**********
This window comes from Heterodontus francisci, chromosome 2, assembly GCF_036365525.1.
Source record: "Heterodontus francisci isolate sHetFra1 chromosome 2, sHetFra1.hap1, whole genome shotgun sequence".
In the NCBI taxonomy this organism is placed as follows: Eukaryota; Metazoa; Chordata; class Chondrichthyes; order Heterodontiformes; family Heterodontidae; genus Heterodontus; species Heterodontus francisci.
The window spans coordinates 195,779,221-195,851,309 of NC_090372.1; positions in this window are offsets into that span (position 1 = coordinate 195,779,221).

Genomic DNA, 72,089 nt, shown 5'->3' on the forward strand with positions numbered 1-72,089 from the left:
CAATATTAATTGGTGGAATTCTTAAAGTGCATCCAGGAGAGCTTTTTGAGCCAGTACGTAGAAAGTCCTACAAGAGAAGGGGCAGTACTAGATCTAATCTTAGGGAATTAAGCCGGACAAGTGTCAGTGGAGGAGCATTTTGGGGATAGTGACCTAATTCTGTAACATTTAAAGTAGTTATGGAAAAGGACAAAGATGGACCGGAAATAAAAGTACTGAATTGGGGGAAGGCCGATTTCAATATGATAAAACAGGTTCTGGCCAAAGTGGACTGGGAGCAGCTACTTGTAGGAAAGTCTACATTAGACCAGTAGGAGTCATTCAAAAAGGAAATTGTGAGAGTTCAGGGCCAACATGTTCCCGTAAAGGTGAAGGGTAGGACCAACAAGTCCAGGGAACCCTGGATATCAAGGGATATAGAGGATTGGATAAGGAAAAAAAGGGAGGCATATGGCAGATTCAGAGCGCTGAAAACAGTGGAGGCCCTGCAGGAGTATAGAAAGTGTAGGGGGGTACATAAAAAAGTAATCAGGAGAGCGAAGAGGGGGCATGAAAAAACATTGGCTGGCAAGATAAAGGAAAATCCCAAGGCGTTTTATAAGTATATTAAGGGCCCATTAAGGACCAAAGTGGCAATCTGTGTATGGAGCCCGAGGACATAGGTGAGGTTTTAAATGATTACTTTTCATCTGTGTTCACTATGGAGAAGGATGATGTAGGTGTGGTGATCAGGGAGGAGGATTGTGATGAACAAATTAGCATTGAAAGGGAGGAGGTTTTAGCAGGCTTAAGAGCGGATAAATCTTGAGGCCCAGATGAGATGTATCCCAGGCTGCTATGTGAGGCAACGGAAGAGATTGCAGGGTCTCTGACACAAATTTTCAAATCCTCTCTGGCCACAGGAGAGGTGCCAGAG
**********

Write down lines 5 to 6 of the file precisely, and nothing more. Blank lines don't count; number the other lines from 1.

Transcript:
Genomic DNA, 72,089 nt, shown 5'->3' on the forward strand with positions numbered 1-72,089 from the left:
CAATATTAATTGGTGGAATTCTTAAAGTGCATCCAGGAGAGCTTTTTGAGCCAGTACGTAGAAAGTCCTACAAGAGAAGGGGCAGTACTAGATCTAATCTTAGGGAATTAAGCCGGACAAGTGTCAGTGGAGGAGCATTTTGGGGATAGTGACCTAATTCTGTAACATTTAAAGTAGTTATGGAAAAGGACAAAGATGGACCGGAAATAAAAGTACTGAATTGGGGGAAGGCCGATTTCAATATGATAAAACAGGTTCTGGCCAAAGTGGACTGGGAGCAGCTACTTGTAGGAAAGTCTACATTAGACCAGTAGGAGTCATTCAAAAAGGAAATTGTGAGAGTTCAGGGCCAACATGTTCCCGTAAAGGTGAAGGGTAGGACCAACAAGTCCAGGGAACCCTGGATATCAAGGGATATAGAGGATTGGATAAGGAAAAAAAGGGAGGCATATGGCAGATTCAGAGCGCTGAAAACAGTGGAGGCCCTGCAGGAGTATAGAAAGTGTAGGGGGGTACATAAAAAAGTAATCAGGAGAGCGAAGAGGGGGCATGAAAAAACATTGGCTGGCAAGATAAAGGAAAATCCCAAGGCGTTTTATAAGTATATTAAGGGCCCATTAAGGACCAAAGTGGCAATCTGTGTATGGAGCCCGAGGACATAGGTGAGGTTTTAAATGATTACTTTTCATCTGTGTTCACTATGGAGAAGGATGATGTAGGTGTGGTGATCAGGGAGGAGGATTGTGATGAACAAATTAGCATTGAAAGGGAGGAGGTTTTAGCAGGCTTAAGAGCGGATAAATCTTGAGGCCCAGATGAGATGTATCCCAGGCTGCTATGTGAGGCAACGGAAGAGATTGCAGGGTCTCTGACACAAATTTTCAAATCCTCTCTGGCCACAGGAGAGGTGCCAGAG